Three keys to the season: When the Capitals dealt for Cristobal Huet at the trade deadline, essentially letting 16-year veteran Olaf Kolzig know his time was up, it marked a significant change in the goaltending situation. But Washington had another idea in mind in the offseason when it pursued Jose Theodore. The one-time Hart Trophy and Vezina winner fell out of favor in Montreal and couldn't live up to a big contract he brought to Colorado until the second half of last season. It's a relatively short snapshot to simply say Theodore is back to his dominating self, especially since he wasn't nearly as good in the second-round playoff match-up against Detroit as he was against Minnesota in the opening round. Then again, none of the Avs distinguished themselves against the eventual Stanley Cup champs. Theodore is 32 and in a division that hasn't been big on defense the last couple of seasons. His athleticism should be a plus, and he may hold the ultimate key to how well the Capitals fare since the two 20-year-old European-born goaltending studs in the organization – Simeon Varlamov and Michal Neuvirth – are still developing.
Second, Washington made very few changes in the offseason. Understandably, they were happy with the roster for a long stretch last season, and a lot of the heavy lifting was done by younger players in the franchise besides Ovechkin, including blossoming defenseman Mike Green, dynamic winger Alexander Semin, emerging two-way star Brooks Laich and Backstrom. The Capitals will be looking for continued development from those player in addition to others such as Tomas Fleischmann and Shaone Morrisonn. With Ovechkin fine with carrying the team on his back, these support players have to lighten his load as much as possible.
Third, the Caps were hit by injury last season and they need to be a healthier group this time around. Shoulder surgery limited Michael Nylander to half a season. Assuming the rumors of an impending trade are not true, Washington's attack could benefit from the soon-to-be 36-year-old. Chris Clark could play on the opposite wing of Ovechkin if he's recovered from an abductor injury that limited the 32-year-old to only 18 games last season. And post-concussion symptoms still dog 31-year-old defenseman Brian Pothier. The Caps would love to have his versatility back, but there's no guarantee.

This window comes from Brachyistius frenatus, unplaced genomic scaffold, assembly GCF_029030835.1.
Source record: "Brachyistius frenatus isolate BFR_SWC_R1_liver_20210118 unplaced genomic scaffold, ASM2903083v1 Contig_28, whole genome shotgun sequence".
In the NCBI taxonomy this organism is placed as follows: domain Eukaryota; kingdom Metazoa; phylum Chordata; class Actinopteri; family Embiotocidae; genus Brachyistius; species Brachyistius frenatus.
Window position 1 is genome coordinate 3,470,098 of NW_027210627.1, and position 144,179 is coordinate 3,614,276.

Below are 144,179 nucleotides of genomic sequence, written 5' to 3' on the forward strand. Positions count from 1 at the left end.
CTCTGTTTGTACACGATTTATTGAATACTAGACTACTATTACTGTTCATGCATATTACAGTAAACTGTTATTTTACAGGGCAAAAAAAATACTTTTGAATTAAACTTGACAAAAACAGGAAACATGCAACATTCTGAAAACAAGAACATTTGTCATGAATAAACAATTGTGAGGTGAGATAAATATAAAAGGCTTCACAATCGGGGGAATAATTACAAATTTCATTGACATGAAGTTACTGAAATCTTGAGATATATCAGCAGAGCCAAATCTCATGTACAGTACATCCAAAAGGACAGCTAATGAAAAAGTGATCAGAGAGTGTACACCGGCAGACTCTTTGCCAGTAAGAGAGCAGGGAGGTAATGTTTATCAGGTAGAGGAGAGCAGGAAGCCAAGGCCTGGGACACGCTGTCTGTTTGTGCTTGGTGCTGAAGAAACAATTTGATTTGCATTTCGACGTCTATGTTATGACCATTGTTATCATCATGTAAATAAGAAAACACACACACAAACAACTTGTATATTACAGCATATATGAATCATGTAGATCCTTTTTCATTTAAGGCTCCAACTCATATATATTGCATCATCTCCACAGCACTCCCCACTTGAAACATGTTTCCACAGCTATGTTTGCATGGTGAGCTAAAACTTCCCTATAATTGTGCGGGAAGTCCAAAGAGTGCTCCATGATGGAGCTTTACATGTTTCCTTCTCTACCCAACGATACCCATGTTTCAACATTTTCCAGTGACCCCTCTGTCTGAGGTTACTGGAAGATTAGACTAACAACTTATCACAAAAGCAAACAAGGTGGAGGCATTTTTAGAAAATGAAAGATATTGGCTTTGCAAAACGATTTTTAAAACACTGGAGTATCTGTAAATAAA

On the hot seat: As crazy as it sounds, Ovechkin is the man who has no choice but to produce MVP-caliber numbers for the Capitals to excel. That's not to say he's going to be the subject of trade rumors or looked at in a bad light if he slips to 45-50 goals and 80-90 points. And certainly he's not expected to do everything on his own, but Washington doesn't have the depth, high-end defense or dominating goaltender unless proven otherwise. For now, it's Ovechkin against the world.
Poised to blossom: Green and Laich took a big jump each last year. Maybe it's Fleischmann's turn. The 24-year-old scored a modest 10 goals in 75 games, the first season of three in which he was considered a regular. Armed with a two-year deal, the Czech native could vie for time on a scoring line if he shows continued improvement. Otherwise, skating on a third line with Fedorov and possibly Laich, Fleischmann could emerge as a two-way threat and fill an important role.
Analysis and prediction: You want your dark-horse Stanley Cup champion? I submit the Washington Capitals. It's no stretch to imagine this team venturing deep into the Eastern Conference playoffs. You may get some resistance in other cities such as Montreal, Ottawa and New York, but is it really that much of a stretch to imagine the Penguins and Capitals having a heated rivalry over the next decade or so?